ECHL Alumnus Thomas
Wins Vezina Award

LAS VEGAS – Former ECHL and current Boston Bruins goaltender Tim Thomas received the Vezina Trophy as the top goaltender in the National Hockey League during the 2009 NHL Awards at the Palms Hotel on Thursday. He was also presented the William Jennings Trophy with teammate Manny Fernandez as the goaltenders finishing the season having surrendered the fewest goals.

Olaf Kolzig, who played in the ECHL from 1990-92, won the Vezina Award in 1999-2000.

Thomas had a career-high 36 wins and led the NHL with a goals-against average of 2.10 and a save percentage of .933 while helping the Bruins to their most wins (53) and points (116) since 1971-72.

In his first professional season in 1997-98, Thomas was 4-1-1 with a goals-against average of 2.18 and a save percentage of .944 in six regular season games for Birmingham while also playing one game in the International Hockey League with Houston. He also played in Finland where he was 13-4-1 with two shutouts, a goals against of 1.62 and a save percentage of .947 in 18 regular season games for Helsinki.

The ECHL has been represented on the last nine NHL champions including 2009 with Pittsburgh Penguins head coach Dan Bylsma, player Ruslan Fedotenko, equipment managers Dana Heinze and Dave Zeigler, athletic trainers Chris Stewart and Scott Adams and scout Derek Clancey. Chris Minard, who helped Alaska win the Kelly Cup in 2005-06, and John Curry, who played in the ECHL with Las Vegas and Wheeling, were members of the Penguins postseason practice squad and participated in the postgame celebration.

In addition to Bylsma, Fedotenko and Pratt there are 11 former ECHL players who have been on the Stanley Cup winner: David Aebischer (Colorado in 2001), Francois Beauchemin (Anaheim in 2007), Kevin Dean (New Jersey in 1995), Aaron Downey (Detroit in 2008), Andrew Hutchinson (Carolina in 2006), Chad LaRose (Carolina in 2006), Manny Legace (Detroit in 2002), Krzysztof Oliwa (New Jersey in 2000), George Parros (Anaheim in 2007), Andre Roy (Tampa Bay in 2004) and Corey Schwab (New Jersey in 2003).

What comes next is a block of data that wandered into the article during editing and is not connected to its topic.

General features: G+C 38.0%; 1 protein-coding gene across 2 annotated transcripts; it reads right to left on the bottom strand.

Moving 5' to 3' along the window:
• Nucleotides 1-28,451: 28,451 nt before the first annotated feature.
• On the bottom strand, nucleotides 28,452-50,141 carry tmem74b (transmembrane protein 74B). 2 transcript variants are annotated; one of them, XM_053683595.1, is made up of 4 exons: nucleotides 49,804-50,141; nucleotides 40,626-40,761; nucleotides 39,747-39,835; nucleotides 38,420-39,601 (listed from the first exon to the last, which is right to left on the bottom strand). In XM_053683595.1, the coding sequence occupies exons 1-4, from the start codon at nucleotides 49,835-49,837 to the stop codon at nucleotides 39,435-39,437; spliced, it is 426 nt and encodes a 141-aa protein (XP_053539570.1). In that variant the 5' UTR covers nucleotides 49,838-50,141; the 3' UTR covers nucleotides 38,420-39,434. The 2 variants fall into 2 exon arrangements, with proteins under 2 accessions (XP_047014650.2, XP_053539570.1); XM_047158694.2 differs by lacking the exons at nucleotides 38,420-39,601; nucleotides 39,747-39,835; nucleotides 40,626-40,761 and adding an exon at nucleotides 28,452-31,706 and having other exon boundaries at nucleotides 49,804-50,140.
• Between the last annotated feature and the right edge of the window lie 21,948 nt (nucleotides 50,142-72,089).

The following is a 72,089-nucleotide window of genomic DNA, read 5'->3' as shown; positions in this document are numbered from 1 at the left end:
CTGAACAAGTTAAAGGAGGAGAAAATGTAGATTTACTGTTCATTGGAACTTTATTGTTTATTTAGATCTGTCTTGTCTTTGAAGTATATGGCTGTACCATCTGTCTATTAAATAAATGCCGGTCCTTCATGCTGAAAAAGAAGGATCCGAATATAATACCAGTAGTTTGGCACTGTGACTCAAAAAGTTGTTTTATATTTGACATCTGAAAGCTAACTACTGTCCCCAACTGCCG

The ECHL was represented in the Stanley Cup Playoffs by 43 former players and 14 former coaches on 15 of the 16 teams. It was the fourth year in a row that there were at least 30 former ECHL players and the sixth consecutive season that over 25 players with ECHL experience competed in the NHL postseason. It marked the fifth straight year that the ECHL has been represented by at least six coaches. Seven former ECHL referees and three former ECHL linesmen worked the Stanley Cup Playoffs and eight other former ECHL officials worked in the NHL during the regular season.

There have been 407 players who have played in the NHL after playing in the ECHL, including a record 52 in 2008-09. Fourteen former ECHL players signed contracts totaling more than $60 million last summer while Alexandre Burrows, who played in the ECHL his first three seasons, signed a four-year extension with Vancouver reportedly worth $8 million.